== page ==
Monday, 5 July 2010

World Cup Telly

One of the things I've enjoyed most about watching this World Cup has been the BBC's coverage which has included a number of interesting reports on South Africa.

They've reported all over the country, meeting different people and looking at how the World Cup is impacting on their lives and the country overall.

As well as these reports the BBC has shown some great social history documentaries about South Africa. The last one I watched looked at the Boer War which told the story of the Spion Kop, a term that most English football fans will be familiar with.

Two of my favourite films included one about Sir Stanley Matthews visiting South Africa during the 1960's and 70's to coach in the black townships.

I've always known who Stanley Matthews was, but I knew nothing about him coaching in South Africa. After watching the film I had a huge amount of respect for him as it took a lot of courage to visit the country during the years of Apartheid rule and coach in the townships.

Some of those people who he coached all those years ago were interviewed and still spoke with a great deal of fondness and affection for him and the efforts he made.

The second film I really enjoyed looked at an area in Cape Town known as District Six. Up until the late 1960's this was a mainly coloured area of the city.

In 1968 all of the non-white population were forcibly evicted from their homes and forced out of the city into some wasteland area known as the Cape flatlands. The district was re-developed as a designated 'whites only' area.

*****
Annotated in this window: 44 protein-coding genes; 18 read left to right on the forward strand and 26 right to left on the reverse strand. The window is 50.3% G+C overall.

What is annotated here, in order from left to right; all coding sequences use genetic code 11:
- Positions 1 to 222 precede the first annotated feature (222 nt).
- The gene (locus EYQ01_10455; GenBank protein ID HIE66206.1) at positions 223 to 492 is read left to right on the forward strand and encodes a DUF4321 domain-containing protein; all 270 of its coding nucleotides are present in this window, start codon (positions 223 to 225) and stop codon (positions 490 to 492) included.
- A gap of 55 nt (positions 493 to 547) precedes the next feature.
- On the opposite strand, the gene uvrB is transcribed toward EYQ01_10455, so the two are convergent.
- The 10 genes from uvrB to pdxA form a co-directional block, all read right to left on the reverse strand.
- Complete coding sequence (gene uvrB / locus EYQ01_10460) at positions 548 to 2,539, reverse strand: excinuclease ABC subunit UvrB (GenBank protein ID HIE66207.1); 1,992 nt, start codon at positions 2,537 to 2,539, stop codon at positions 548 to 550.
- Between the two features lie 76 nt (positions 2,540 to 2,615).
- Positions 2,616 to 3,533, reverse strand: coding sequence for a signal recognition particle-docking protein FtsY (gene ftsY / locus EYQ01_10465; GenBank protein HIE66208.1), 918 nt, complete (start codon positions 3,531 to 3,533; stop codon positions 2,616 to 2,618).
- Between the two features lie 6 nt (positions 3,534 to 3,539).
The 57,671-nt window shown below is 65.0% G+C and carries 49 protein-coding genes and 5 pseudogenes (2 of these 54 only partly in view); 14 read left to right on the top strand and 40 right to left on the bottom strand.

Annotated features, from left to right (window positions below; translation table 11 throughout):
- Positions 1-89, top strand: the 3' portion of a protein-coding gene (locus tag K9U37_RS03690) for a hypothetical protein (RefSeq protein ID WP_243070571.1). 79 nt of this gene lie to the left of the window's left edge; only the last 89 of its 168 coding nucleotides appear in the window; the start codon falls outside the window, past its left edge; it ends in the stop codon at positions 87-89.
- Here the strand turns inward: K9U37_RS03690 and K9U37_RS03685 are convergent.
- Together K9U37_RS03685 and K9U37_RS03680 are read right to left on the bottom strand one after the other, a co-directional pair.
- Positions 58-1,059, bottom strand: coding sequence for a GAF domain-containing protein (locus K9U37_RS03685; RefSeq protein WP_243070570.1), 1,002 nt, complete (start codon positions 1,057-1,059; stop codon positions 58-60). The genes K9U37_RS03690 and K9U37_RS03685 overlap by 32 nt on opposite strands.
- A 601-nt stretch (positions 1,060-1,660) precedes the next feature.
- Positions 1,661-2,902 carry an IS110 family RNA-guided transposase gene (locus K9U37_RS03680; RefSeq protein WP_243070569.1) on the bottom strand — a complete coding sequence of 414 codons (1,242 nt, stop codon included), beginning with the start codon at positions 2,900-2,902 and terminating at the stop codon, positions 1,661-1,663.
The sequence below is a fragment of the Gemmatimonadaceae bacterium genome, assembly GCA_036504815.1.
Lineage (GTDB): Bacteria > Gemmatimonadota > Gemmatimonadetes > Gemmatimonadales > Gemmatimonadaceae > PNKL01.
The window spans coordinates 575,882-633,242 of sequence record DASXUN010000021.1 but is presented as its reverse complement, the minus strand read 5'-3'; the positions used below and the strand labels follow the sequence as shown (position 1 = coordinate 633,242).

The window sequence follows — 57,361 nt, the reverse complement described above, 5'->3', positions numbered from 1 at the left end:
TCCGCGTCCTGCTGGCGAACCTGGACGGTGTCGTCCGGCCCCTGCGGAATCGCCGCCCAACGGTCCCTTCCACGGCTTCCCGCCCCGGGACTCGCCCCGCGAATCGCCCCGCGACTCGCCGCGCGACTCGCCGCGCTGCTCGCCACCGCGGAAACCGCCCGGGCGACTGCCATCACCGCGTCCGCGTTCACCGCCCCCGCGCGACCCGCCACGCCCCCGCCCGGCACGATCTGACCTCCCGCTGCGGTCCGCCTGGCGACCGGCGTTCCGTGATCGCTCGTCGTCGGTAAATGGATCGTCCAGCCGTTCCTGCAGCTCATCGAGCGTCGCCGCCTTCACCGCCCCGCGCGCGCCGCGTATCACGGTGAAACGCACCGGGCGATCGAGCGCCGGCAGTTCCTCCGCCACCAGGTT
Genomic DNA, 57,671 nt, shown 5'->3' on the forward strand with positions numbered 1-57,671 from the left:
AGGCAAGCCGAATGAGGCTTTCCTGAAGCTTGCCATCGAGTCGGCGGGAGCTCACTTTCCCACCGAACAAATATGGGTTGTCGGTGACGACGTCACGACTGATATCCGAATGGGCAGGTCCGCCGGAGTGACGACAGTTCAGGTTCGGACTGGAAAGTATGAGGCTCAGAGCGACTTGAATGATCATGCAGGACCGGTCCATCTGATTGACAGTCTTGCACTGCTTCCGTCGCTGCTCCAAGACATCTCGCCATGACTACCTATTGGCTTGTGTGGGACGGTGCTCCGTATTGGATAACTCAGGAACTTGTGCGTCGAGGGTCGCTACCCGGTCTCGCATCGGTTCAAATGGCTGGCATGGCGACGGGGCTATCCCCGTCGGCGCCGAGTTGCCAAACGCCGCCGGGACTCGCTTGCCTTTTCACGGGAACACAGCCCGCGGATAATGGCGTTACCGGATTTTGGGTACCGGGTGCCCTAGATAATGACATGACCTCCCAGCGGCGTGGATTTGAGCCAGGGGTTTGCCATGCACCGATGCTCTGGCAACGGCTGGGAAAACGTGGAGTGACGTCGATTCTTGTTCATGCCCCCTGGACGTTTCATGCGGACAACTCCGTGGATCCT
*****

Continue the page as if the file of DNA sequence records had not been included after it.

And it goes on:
It was a poignant and emotional film that highlighted the cruelty and absurdity of the apartheid system.

When I watch such things, it reminds me that I actually grew up with apartheid still very much alive. It's hard to get your head around the idea that such a system could ever have existed. It's like something out of a nightmarish Science Fiction movie.

What I liked most about these short films is that you realise that although the World Cup is clearly a sporting event, the very fact it's being held in South Africa makes this a very different World Cup.

Up until 20 years ago South Africa was pariah state, shunned by the sporting world. For the country to be holding the World Cup at this moment still feels amazing.

The BBC films have given the tournament as sense of context and you appreciate the significance of the World Cup in South Africa when you realise what a troubled and unsavoury recent history the country has had.

There's been criticisms of course which shouldn't be ignored. But this has come about only because the issue of sport and politics are so closely linked in South Africa.

I think following the showing of the District Six documentary, they went back to the BBC studio with pundits Gary Lineker, Alan Hansen and Alan Shearer.

Hansen when talking about Apartheid went on to say:

"That system was obviously fundamentally flawed...but now they've got the World Cup,"

Well that's alright then!

He was rightly criticised for this but I quite like Hansen, so I'm not going to be too harsh on him on this one.

It was one of those awkward moments when a sports pundit suddenly realises they've stepped outside of their comfort zone and into dangerous political territory.

Rather then go any further and makes things worse, they quickly try and wrap things up, and inevitably make things worse.

Despite this little blip I'm not going to let it overshadow what I think has been excellent coverage by the BBC.

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